Hamburg, 1983. F.M. is a youngster leading an idle urban life, totally alienated from his environment, and only active when making "sound experiments" in his home studio. Christiana, his girlfriend, works in a peepshow on Reeperbahn. A chronically depressed customer is infatuated by her and tries to get more closely acquainted. The relationship between F.M. and Christiana is cool and distant, except for the moments at breakfast, when they share the muddled visions of their dreams.
One day F.M. suddenly wakes up to the surrounding reality, as he notices how the inconspicuous background music at a hamburger joint may have some connection with the junk food. It dawns on him that muzak is designed to control and brainwash the masses, not unlike lobotomy. On top of its paralysing effects, muzak is also laced with subliminal messages. F.M. decides to go back to the bar and records the muzak for his own purposes. He starts to develop a form of "anti-muzak" in his studio, by playing the original material backwards, or at a wrong speed, or by mixing it with interfering factors like sounds of street riots or squealing frogs.
In a dream of his F.M. receives support for his one-man war from an old shopkeeper (William Burroughs) selling electronics spare parts. He gives F.M. a disassembled cassette with the advice "This is all you need!" While wandering around the city, F.M. runs into members of a shady cult, "the pirates", who have taken over an abandoned building in order to practice their nocturnal rituals of "black noise". The core of their high priest's (Genesis P-Orridge) message is: "Information is like a bank. Some of us are rich, while others are poor. It is our mission to rob that bank…" F.M. and the pirates decide to co-operate. They perform terrorist attacks in Burger Kings and McDonalds, armed with cassette players and anti-muzak. The customers get sudden nausea attacks and start rushing to the exits…
The action continues around the city, until the mighty Muzak Corporation intervenes by sending agent Jäger to track down the tape terrorists. Things get complicated when F.M. finds out that Christiana's secret admirer and regular peepshow visitor is none other than Jäger himself. All the while, F.M. and the pirates keep copying more anti-muzak cassettes and distributing them to people in the streets. Mass hysteria and general chaos ensue…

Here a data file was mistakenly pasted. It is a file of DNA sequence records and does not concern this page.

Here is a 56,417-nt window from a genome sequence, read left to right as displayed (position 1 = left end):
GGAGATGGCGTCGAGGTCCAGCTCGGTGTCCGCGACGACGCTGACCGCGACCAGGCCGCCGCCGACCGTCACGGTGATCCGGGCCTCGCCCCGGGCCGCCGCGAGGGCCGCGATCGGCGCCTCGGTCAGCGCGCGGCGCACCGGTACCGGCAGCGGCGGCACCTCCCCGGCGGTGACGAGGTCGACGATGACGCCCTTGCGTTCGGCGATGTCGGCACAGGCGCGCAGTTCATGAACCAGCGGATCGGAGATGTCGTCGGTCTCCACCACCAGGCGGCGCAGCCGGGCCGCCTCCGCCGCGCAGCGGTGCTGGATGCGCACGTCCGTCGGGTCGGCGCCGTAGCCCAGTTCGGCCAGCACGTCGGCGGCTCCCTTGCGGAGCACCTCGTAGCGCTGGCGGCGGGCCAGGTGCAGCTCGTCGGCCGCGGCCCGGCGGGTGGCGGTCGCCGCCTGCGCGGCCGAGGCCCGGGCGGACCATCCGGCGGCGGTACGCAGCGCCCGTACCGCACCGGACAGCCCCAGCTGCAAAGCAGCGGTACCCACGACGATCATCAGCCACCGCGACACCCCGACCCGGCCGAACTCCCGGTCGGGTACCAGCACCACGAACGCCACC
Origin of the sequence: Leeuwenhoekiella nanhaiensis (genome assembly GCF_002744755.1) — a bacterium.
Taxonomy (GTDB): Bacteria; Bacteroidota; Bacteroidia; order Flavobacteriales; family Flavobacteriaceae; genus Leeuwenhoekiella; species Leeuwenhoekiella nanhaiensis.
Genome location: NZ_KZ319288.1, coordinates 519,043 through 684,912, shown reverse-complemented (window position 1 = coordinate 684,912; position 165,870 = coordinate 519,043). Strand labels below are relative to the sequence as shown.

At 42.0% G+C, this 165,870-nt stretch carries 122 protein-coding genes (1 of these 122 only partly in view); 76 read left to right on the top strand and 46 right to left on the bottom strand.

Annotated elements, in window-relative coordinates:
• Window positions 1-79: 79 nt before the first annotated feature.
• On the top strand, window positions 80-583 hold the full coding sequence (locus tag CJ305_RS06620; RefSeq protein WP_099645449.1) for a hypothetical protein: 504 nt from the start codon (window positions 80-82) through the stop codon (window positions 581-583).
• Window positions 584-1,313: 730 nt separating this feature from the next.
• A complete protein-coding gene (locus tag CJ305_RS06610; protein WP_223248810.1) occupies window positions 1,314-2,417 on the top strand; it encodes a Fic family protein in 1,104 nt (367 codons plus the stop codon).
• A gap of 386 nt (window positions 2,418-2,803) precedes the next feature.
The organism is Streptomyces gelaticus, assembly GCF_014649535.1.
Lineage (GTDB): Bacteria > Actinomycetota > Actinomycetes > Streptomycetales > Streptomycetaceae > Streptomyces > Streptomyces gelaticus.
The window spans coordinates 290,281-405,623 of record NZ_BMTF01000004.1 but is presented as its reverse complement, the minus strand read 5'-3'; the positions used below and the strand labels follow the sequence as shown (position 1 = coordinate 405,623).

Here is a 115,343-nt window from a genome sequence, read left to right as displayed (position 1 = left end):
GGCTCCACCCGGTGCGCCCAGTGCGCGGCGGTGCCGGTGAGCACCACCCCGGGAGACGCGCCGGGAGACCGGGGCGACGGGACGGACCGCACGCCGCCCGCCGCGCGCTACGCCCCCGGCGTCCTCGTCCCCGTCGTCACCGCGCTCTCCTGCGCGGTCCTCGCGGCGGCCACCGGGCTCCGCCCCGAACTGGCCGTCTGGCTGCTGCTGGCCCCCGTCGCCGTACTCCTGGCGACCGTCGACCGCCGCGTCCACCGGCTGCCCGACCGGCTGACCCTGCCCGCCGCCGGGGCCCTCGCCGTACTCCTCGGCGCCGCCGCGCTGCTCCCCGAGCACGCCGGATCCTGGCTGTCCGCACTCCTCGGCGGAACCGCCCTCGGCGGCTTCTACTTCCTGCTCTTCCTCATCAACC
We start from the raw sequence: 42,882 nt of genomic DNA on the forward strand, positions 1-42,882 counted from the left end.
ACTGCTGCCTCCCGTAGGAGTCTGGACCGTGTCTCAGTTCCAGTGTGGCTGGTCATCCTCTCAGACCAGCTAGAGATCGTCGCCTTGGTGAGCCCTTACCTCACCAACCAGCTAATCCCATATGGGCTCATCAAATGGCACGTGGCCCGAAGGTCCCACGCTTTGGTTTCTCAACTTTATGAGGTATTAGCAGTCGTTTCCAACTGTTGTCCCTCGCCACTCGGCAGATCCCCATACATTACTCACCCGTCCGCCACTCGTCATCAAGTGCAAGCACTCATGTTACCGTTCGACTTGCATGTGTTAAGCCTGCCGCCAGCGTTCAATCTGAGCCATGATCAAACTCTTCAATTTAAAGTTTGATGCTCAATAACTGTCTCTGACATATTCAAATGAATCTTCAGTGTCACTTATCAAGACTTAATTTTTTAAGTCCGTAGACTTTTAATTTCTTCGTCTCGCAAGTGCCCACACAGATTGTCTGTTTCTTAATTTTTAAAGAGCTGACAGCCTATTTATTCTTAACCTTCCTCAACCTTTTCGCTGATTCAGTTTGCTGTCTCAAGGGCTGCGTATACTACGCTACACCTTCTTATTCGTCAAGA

A trashy little low-budget underground movie, Decoder reflects the zeitgeist of its time. The 1984 of Orwell is imminent, and apocalyptic signs can be seen everywhere. In Decoder, muzak represents indisputable evil, the totalitarian, multinational brainwashing masked under an anonymous, seemingly neutral façade. Or, as the producers so succinctly put it: "Decoder shows that film can be more than two dimensional pictures plus the spoken word. Before the script writers Maeck, Muscha, Schaefer, Trimpop started to shoot in slums and fast-food chain-stores they did quite some research on the phenomenon of muzak: music recorded with special filtering and mixing techniques for stimulating productivity and employee morale as well as the comfort of the consumer, used by big industries, warehouses and department stores, restaurant chains and hospitals. This art product of doctors, musicians and marketing experts is only known as background music, whose subliminal effects no one is usually aware of."